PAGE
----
[xxii] Hon Steven Joyce, National Party MP and Economic Development Minister, cited by Radio New Zealand (2012, September 11).

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Previous related blogposts

Guest Author: David Cunliffe, Get your invisible hand off our assets

Guest Author: David Cunliffe, A Bold New Direction?

Charter Schools – Another lie from John Banks!

Finland, some thoughts

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= fs =

How to kill your kids

24 August 2011 3 comments

Gosh, just what New Zealand needs; an instruction manual from religious nutters on how to beat your children to death. Because, as we all know, we don’t have enough beaten; raped; maimed; and murdered children in our society.

Just a reminder how “good” we are at beating our children to death, here.  But maybe ten children murdered each year, plus the hundreds more who suffer permanent injuries/maimings, aren’t enough? Because it seems that there are “helpful” individuals out there who are willing to put together a ‘manual’ on how we can do it more efficiently.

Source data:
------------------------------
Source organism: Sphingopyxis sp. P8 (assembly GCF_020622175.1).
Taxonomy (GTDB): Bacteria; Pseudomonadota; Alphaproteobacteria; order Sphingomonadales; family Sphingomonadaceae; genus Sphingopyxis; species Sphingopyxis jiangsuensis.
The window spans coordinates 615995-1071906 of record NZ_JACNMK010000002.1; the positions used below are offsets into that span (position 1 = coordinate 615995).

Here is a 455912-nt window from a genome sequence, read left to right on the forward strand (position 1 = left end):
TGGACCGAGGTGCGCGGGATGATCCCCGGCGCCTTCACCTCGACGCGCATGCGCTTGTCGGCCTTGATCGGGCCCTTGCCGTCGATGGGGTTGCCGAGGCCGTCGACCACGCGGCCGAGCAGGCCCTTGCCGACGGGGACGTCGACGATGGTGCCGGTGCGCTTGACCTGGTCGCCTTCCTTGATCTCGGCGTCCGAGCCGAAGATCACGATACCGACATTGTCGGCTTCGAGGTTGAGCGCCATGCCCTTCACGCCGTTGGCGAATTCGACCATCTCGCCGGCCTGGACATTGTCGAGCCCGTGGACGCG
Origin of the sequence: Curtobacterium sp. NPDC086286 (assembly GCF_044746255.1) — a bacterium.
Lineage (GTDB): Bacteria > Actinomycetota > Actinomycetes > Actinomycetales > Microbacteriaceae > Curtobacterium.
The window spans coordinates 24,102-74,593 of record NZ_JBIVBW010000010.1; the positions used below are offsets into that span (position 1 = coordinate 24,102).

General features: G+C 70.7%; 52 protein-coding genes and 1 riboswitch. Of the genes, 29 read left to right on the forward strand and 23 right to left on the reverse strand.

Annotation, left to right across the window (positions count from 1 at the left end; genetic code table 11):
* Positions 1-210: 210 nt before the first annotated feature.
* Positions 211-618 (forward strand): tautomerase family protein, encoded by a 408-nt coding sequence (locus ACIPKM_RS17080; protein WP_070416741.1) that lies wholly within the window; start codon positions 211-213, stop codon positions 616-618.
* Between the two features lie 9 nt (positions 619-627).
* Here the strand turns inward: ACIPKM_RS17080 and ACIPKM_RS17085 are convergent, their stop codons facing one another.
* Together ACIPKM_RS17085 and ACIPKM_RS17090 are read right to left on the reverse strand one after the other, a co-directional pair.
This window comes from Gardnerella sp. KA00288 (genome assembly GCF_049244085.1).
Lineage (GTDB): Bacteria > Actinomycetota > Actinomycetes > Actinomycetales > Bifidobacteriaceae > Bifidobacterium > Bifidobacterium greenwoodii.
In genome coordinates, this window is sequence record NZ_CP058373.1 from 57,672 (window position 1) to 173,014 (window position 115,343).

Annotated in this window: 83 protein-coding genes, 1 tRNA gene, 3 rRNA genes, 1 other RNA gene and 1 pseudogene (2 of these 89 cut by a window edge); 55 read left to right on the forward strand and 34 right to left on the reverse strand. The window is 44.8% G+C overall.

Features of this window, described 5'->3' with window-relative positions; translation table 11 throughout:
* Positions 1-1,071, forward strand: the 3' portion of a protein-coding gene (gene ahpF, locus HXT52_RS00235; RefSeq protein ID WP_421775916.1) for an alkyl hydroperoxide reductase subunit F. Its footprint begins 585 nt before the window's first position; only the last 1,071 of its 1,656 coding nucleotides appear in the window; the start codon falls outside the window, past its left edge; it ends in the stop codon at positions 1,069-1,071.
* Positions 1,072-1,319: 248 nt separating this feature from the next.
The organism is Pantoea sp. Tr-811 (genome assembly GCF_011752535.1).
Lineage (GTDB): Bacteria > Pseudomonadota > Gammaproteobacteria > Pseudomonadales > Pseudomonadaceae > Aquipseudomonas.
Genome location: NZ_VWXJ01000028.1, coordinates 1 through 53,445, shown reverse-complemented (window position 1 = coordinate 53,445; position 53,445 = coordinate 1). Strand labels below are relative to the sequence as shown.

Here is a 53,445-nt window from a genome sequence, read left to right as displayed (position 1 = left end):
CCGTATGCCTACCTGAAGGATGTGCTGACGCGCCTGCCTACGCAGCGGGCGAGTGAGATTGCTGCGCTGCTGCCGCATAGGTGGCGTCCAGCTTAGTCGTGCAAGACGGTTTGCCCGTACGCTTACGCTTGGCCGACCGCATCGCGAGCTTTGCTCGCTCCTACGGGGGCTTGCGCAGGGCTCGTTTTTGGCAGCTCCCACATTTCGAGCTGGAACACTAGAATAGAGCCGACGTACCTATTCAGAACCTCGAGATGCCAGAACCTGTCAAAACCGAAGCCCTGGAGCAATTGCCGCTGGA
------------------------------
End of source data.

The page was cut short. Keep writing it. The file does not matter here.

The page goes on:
And if it’s based on the scribblings of a 2,000+ year old religious text – all the better. Personally, I’m waiting for a book on child-discipline according to the ancient Aztec  Sun God worship .

I wonder if the next child killer; standing in the dock on charges of murder; will hold up this book and use it as an excuse for his/her behaviour?

“God said I can beat my child!”

How many deranged serial killers have also claimed to hear God’s voice?

Fact File:

“Data sets for the years 1997 to 2001 from each country include all deaths and hospitalisations from assault. The results show that a child in New Zealand is almost three times more likely to die from assault than a child in Sweden.”

So do we really need this book? It seems we’re pretty good at it already.